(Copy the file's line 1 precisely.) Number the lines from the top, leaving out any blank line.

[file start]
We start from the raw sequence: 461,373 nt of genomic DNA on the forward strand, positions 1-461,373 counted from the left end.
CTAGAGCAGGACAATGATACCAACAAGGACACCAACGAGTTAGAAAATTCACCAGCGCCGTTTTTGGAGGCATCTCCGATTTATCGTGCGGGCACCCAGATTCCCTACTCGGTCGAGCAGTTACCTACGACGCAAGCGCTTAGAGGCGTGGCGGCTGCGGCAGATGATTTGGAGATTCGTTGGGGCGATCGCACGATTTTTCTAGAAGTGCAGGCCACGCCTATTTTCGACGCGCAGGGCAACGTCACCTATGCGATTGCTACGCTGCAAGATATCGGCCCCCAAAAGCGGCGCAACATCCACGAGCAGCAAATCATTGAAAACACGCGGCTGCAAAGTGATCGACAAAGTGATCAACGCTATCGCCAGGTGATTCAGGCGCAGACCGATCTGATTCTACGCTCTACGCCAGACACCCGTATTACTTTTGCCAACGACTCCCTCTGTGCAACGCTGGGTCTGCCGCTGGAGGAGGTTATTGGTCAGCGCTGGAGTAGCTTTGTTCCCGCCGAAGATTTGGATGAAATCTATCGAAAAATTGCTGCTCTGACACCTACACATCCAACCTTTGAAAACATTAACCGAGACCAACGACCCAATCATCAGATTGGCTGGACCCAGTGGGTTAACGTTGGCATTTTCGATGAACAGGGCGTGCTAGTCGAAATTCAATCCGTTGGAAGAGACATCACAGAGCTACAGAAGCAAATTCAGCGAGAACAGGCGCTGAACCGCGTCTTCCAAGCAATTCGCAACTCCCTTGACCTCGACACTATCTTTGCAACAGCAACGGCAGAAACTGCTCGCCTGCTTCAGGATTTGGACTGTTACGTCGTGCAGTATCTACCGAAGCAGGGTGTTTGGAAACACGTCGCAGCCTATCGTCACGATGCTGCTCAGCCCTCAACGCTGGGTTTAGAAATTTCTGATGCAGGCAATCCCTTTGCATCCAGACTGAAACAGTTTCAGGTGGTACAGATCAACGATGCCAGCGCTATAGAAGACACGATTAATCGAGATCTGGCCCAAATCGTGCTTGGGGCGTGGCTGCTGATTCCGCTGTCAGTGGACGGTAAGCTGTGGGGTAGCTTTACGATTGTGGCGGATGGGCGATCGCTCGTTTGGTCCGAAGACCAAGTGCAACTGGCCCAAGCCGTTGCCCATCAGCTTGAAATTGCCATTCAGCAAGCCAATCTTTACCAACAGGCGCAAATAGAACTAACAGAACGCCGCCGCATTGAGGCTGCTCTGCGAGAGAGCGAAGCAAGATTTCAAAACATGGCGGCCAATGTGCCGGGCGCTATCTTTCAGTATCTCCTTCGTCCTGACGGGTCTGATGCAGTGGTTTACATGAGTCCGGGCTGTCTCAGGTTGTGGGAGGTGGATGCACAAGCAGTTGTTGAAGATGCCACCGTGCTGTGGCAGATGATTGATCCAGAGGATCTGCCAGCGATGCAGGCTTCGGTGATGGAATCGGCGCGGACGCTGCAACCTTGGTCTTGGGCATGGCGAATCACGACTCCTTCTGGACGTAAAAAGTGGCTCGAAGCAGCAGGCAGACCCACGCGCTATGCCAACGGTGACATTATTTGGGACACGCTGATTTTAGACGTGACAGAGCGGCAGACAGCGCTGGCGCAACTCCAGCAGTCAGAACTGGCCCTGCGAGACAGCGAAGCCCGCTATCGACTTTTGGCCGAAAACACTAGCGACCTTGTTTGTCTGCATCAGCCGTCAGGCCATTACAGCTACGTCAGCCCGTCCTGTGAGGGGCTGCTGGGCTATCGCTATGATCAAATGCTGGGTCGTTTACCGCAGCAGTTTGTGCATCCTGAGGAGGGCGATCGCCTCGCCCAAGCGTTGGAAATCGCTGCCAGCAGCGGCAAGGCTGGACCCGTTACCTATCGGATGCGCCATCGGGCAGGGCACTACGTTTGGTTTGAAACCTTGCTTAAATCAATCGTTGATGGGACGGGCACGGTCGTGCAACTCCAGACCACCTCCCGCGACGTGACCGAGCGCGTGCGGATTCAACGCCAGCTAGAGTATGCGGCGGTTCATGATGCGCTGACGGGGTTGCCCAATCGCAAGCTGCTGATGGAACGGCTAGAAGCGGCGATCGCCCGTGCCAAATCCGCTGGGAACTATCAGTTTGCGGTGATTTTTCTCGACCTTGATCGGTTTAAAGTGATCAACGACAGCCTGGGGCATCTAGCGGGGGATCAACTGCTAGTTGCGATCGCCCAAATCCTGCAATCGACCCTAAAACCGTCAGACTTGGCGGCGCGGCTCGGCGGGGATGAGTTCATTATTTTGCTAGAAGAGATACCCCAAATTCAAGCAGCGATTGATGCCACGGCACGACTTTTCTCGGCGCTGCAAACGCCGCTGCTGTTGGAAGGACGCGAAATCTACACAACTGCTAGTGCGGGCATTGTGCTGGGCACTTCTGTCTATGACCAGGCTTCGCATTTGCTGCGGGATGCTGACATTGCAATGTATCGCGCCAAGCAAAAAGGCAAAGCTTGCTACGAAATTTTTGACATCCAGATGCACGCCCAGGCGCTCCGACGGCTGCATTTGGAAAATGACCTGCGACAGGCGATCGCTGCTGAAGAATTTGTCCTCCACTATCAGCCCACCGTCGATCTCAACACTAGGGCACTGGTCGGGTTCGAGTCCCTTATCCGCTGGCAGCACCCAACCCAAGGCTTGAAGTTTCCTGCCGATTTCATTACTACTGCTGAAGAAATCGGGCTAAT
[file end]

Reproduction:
We start from the raw sequence: 461,373 nt of genomic DNA on the forward strand, positions 1-461,373 counted from the left end.